In April 2014, 9-year-old Kenner Fee was denied the right to bring his service dog to school by the Waterloo Catholic District School Board. Kenner has autism, which causes him to be anxious and have emotional outbursts. His black Labrador, Ivy, helped him stay calm and regulate his behaviour. In August 2017, the Ontario Human Rights Tribunal (“HRTO”) upheld the school board’s decision and found that despite the positive impact that Ivy had on Kenner, he could still perform in school without his dog. Based on evidence provided by Kenner’s school, the HRTO determined that denying Kenner’s request to have Ivy accompany him to class did not have an “adverse impact on his right to meaningful access to the educational services provided.”
The HRTO’s decision was met with much dismay by the autism community. Families felt that it was unjust that policies on service animals were ultimately left to the discretion of individual school boards. “To me, your rights should not change depending on your postal code,” said Laura Kirby-McIntosh, then Vice-President of the Ontario Autism Coalition. At the time, just over half of Ontario school boards had service animal policies.
In light of the HRTO’s decision, the government of Ontario passed Bill 48, the Safe and Supportive Classrooms Act, 2019, in April 2019, which amended the Education Act to authorize the Minister of Education to issue policies and guidelines on service animals in schools. Now, more than two years after the HRTO decision, the Minister of Education has announced a new policy directive in support of improving access to service animals in schools for students with disabilities. The policy directive creates a uniform standard on student access to service animals for school boards across the province.
Under the new policy directive, school boards in Ontario are required to develop, implement, and maintain a policy on student use of service animals in schools by January 1, 2020. School boards are expected to:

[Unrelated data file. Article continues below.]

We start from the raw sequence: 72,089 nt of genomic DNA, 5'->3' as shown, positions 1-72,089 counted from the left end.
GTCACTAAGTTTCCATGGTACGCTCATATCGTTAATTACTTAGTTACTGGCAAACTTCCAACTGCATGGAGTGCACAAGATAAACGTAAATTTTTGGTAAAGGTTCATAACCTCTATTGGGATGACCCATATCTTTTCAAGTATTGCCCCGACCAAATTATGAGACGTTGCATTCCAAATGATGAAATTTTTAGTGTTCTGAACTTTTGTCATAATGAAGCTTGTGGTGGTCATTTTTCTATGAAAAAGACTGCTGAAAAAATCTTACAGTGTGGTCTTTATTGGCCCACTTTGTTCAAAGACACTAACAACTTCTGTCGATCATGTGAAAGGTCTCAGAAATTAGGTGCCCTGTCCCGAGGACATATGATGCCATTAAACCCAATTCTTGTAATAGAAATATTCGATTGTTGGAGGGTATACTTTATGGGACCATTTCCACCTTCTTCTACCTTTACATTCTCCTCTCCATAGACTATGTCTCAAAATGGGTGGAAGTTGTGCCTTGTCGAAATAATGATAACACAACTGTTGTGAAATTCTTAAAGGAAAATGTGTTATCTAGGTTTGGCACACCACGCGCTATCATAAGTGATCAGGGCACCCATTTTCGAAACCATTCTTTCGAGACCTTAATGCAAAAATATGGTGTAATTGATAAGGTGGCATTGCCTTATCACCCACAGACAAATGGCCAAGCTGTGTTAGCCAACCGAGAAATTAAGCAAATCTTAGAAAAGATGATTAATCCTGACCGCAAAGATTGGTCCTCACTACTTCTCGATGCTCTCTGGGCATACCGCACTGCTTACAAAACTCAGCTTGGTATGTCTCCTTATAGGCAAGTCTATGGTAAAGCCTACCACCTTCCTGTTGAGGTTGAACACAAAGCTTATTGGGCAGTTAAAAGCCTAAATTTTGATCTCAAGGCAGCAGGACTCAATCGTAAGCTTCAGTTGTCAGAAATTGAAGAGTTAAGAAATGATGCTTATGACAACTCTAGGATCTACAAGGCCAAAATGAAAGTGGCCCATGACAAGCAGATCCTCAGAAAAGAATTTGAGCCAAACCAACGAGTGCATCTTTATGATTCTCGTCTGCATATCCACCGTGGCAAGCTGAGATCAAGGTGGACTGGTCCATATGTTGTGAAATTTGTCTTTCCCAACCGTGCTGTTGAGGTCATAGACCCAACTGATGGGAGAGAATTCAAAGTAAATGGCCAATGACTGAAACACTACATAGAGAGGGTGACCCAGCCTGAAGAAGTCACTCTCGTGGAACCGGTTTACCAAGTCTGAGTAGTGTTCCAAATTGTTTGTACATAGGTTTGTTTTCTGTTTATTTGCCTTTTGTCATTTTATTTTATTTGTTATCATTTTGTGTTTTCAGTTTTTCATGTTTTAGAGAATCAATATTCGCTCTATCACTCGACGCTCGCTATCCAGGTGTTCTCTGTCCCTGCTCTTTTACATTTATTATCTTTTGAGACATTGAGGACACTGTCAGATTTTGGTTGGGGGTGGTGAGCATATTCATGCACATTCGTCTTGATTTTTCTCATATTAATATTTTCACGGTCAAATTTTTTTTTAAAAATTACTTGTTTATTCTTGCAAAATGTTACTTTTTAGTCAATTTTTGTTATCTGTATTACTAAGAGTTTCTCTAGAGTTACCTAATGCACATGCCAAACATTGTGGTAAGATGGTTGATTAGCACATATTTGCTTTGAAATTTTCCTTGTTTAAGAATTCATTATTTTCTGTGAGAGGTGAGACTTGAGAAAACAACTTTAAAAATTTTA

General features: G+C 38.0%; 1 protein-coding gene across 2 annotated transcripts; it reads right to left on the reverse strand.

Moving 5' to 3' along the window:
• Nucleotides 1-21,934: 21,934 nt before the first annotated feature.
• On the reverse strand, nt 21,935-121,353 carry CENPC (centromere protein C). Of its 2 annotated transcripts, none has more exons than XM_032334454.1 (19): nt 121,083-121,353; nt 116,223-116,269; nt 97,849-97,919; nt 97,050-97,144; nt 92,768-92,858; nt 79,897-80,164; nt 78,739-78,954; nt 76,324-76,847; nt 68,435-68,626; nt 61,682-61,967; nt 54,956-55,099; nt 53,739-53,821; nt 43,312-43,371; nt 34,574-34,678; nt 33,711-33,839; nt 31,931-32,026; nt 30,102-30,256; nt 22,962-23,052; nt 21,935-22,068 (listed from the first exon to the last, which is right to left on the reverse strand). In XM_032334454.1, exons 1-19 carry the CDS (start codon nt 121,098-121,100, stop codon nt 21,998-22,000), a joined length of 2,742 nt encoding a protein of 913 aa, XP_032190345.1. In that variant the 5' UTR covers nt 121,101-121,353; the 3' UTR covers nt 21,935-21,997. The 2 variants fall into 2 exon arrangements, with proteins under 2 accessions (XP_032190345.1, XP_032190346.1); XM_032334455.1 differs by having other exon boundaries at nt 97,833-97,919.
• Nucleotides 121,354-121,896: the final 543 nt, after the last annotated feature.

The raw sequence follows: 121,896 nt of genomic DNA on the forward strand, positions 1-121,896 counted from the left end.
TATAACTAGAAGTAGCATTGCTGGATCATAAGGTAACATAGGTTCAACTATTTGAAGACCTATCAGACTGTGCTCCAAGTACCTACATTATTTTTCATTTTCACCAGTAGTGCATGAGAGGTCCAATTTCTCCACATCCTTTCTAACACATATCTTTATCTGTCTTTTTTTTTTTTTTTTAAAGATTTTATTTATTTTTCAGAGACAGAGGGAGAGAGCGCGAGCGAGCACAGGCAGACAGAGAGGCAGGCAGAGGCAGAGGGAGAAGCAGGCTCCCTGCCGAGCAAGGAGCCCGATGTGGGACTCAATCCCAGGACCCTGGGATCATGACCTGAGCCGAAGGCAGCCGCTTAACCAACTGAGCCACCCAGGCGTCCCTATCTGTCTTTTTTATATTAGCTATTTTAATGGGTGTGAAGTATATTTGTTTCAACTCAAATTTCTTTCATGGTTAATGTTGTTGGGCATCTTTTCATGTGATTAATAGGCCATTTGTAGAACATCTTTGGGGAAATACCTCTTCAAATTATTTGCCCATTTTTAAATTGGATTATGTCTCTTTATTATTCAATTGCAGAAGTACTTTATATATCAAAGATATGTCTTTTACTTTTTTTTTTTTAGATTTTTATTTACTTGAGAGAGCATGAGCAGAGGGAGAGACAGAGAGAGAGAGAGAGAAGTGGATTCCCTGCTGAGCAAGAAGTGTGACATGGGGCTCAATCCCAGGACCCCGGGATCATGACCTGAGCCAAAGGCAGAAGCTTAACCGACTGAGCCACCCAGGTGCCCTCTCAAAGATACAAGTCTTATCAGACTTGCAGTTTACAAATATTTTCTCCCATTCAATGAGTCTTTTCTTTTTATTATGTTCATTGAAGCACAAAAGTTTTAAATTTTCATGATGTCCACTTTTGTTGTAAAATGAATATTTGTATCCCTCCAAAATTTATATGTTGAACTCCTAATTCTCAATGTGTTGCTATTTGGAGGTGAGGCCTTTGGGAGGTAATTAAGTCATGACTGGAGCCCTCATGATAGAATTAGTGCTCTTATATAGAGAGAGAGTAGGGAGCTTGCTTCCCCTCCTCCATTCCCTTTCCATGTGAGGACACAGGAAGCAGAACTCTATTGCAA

- Allow a student to be accompanied by a service animal in school when doing so would be an appropriate accommodation to support the student’s learning needs;
- Determine whether to approve requests for service animals on a case-by-case basis; and
- Put in place consistent and transparent processes that allow for meaningful consideration of requests for service animals.
The policy directive applies to all publicly funded elementary and secondary schools, including extended day-programs operated by school boards.
Note that under the Accessibility for Ontario with Disabilities Act, 2005 (“AODA”), service animals do not just include service dogs, but any animal that provides support to a person with a disability for disability-related needs. When developing their policies, school boards must respect their obligations under the AODA, as well as the Blind Persons’ Rights Act (specific to guide dogs for persons with visual disabilities) and the Ontario Human Rights Code (where schools boards have a duty to accommodate the needs of students with disabilities to the point of undue hardship i.e. in consideration of financial costs, outside funding and risk to health and safety.)
PooranLaw welcomes the greater guidance and consistency from Ontario on school board policies related to service animals in schools. The new policy directive sets a standard for all school boards that should help ensure that students with disabilities who require service animals have meaningful access to education. To further discuss the implications of this new policy for you or your family, please contact Melanie Battaglia.
For more information on Education Law and the Rights of Families and Students with disabilities visit our Learn section.
For more information on the policy directive, you can access the Ministry of Education Policy Memorandum, School Board Policies on Service Animals here.